As the years go on, the SuperDraft is not the same roster-building mechanism that it used to be. Teams are investing millions in their academies for a reason; teams are adding USL clubs for a reason; teams are increasing their overseas scouting budgets for a reason. They don't want to rely upon a bad season, a good draft pick and hoping that college potential translates to pro production. Moving away from the above as a primary roster tool was one of the benchmarks of what's colloquially been called MLS 2.0.
However, the SuperDraft is not dead. Cyle Larin's record-setting 2015 makes that point, as does the sight of teams like Sporting Kansas City and D.C. United (who crush the draft every year) making the playoffs season after season after season.
With that in mind, here's a look at three questions -- two broad-based, one player-specific -- that we'll need answers to over the next week during the 2016 adidas MLS Player Combine.
1. High Floor, Low Ceiling?
Larin deserved every bit of praise he earned this past season, but it's important to understand that he's the exception to the rule -- not just in terms of his particular draft, but in terms of the entire, two-decade history of MLS.
Rookies don't just come in and do that. Going from college to the pros at age 20 or 22 is a huge jump, and most kids end up failing. The lucky ones get into a system where they can develop over the course of a year or two and eventually work themselves into MLS contributors on one level or another. The very lucky ones end up like Matt Polster or Fatai Alashe or Tim Parker or Amadou Dia or Saad Abdul-Salaam: They find themselves on the roster of teams that believe in them, earn playing time and find a place in the rotation.
The common thread with those five players? All were graduating seniors, and none -- except perhaps Alashe, who missed the combine due to injury -- was considerd to be a particularly high upside talent on draft day, one year ago.
Obviously, assessments have changed after what each managed to accomplish in 2015, but I think we're starting to enter an era in which MLS front offices are more likely to look for a solid contributor than a potential superstar with their pick. The game-breaking attacking talent is someone you import from overseas or develop in your academy; the rugged and reliable fullback is someone you can find in the ACC.
Of course, if there's a Larin-type talent on the board, almost any team would take him. But given the conversations I've had with various front offices over the past year, I think more and more teams are asking, "Will he be a good pro?" rather than, "Will he be a franchise cornerstone?"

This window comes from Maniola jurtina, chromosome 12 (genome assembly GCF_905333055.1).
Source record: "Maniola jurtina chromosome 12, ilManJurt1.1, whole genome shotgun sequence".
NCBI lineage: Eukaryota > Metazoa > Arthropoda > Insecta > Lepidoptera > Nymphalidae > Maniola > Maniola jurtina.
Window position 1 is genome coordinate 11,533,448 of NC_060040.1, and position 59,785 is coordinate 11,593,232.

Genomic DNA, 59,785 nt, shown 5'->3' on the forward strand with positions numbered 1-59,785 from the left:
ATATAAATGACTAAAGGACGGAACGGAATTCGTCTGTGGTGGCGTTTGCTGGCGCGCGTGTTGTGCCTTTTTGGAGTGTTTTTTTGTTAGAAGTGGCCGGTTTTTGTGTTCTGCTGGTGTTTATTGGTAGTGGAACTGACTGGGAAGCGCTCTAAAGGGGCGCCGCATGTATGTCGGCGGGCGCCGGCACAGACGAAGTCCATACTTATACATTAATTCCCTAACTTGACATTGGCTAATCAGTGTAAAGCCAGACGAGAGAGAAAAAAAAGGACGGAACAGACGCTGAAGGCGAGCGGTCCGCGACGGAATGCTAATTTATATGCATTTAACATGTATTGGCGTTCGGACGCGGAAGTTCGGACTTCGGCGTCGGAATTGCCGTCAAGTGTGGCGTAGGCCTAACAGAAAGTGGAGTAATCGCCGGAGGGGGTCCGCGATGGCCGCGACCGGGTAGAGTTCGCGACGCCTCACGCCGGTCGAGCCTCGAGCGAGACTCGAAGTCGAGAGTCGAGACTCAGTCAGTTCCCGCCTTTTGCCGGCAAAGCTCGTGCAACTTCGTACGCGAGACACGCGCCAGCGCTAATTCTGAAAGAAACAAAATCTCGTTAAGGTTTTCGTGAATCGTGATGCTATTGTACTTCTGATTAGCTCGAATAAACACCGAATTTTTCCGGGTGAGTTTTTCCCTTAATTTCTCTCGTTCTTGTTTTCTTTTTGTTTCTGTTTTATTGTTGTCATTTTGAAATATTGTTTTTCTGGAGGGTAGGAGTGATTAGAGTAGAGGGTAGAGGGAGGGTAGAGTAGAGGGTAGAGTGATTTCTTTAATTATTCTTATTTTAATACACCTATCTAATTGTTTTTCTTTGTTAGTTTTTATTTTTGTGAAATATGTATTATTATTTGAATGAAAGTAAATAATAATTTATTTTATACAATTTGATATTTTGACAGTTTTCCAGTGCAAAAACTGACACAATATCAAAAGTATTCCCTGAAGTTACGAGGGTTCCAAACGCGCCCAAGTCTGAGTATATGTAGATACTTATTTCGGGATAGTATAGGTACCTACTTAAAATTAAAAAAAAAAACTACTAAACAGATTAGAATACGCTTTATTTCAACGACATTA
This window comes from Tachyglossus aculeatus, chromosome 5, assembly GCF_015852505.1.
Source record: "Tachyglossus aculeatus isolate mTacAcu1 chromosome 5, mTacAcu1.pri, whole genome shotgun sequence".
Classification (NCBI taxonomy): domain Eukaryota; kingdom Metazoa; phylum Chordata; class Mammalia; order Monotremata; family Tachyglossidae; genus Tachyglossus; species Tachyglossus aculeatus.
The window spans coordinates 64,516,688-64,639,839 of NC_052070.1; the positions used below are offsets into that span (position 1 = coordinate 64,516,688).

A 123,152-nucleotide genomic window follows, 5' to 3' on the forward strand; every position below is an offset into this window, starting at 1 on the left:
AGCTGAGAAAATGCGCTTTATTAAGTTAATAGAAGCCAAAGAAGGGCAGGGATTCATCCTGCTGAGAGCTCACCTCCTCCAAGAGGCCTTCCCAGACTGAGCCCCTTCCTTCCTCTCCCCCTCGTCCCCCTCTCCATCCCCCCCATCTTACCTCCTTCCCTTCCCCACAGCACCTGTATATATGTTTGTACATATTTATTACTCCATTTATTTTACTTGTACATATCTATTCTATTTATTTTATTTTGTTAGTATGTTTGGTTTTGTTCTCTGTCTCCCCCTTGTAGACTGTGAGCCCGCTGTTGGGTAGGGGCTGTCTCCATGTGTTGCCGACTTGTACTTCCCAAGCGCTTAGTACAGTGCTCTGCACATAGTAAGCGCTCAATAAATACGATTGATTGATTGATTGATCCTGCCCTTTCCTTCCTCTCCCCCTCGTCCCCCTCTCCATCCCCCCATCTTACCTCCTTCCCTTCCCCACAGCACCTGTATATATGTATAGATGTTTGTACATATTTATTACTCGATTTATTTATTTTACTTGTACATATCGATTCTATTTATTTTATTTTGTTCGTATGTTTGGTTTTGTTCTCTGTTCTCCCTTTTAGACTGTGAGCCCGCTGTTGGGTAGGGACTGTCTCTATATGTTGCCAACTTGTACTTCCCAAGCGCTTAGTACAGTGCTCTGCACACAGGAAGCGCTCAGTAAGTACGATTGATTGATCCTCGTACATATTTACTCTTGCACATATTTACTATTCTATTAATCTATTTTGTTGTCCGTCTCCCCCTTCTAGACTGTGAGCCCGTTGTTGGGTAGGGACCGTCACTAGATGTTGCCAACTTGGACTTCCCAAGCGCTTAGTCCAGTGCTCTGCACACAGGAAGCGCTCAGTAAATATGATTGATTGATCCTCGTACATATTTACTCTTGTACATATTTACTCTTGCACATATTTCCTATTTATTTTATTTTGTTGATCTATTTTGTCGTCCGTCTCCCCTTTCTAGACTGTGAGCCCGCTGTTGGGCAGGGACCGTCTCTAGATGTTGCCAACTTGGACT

2. That Generation adidas Shine
Here's Ives Galarcep's reporting on the potential Generation adidas class:
That's Josh Yaro (more on him in a minute); Jack Harrison (M/W, Wake Forest); Richie Laryea (M/W, Akron); Julian Buescher (M, Syracuse); Omar Holness (M, North Carolina) and Andrew Tarbell (GK, Clemson).
There is, as of yet, no official confirmation that these deals are done, but Ives generally has his finger on the pulse better than anyone, so let's proceed with the above list.
What I'm wondering is how much GA status will help the above players in terms of where they go in the draft. In the past two years, we've seen four GA kids drop past 15, and the GA signings over the last half-decade (Michael Tetteh, Tyler Polak or Schillo Tshuma, anyone?) have been hit or miss.
So don't take a GA tag as a guarantee that any particular kid is a sure-fire top 10 pick. For every Larin, there's an Enzo Martinez, and the teams know that.
3. The Year of the 'Tweener
Yaro is a central defender from Georgetown, and he actually would have gone No. 1 over Larin last year. That's how highly some scouts rate him.
However, he's a central defender, and he's 5-foot-10, and there aren't a ton of guys in the league at that spot who are less than 6 feet tall. Yaro covers a tremendous amount of ground, is strong and fast, and an off-the-charts athlete, but front-office types I've talked to have all brought up size as an issue. One has suggested that Yaro might be a better long-term fit as a Diego Chara-type defensive midfielder, and another says outside back.
A third says this: "When a guy doesn't really have a position, what do people say? 'Put him at right back.' That's code for, 'We don't actually know what to do with this guy.'"
Yaro's still No. 1 on most draft boards (and he will be on my first mock draft, coming later this week), but there's a legitimate worry that he might not actually have a snug fit on the field. The same goes for Harrison -- is he an attacking central midfielder or a winger? -- and Stanford's Brandon Vincent (learn more about him here), who spent two years in central defense before shifting to left back for his final two seasons.
Regardless, I still think those are the top three players in the draft. Whether the teams doing the actual drafting feel the same is something we'll all get to figure out next week.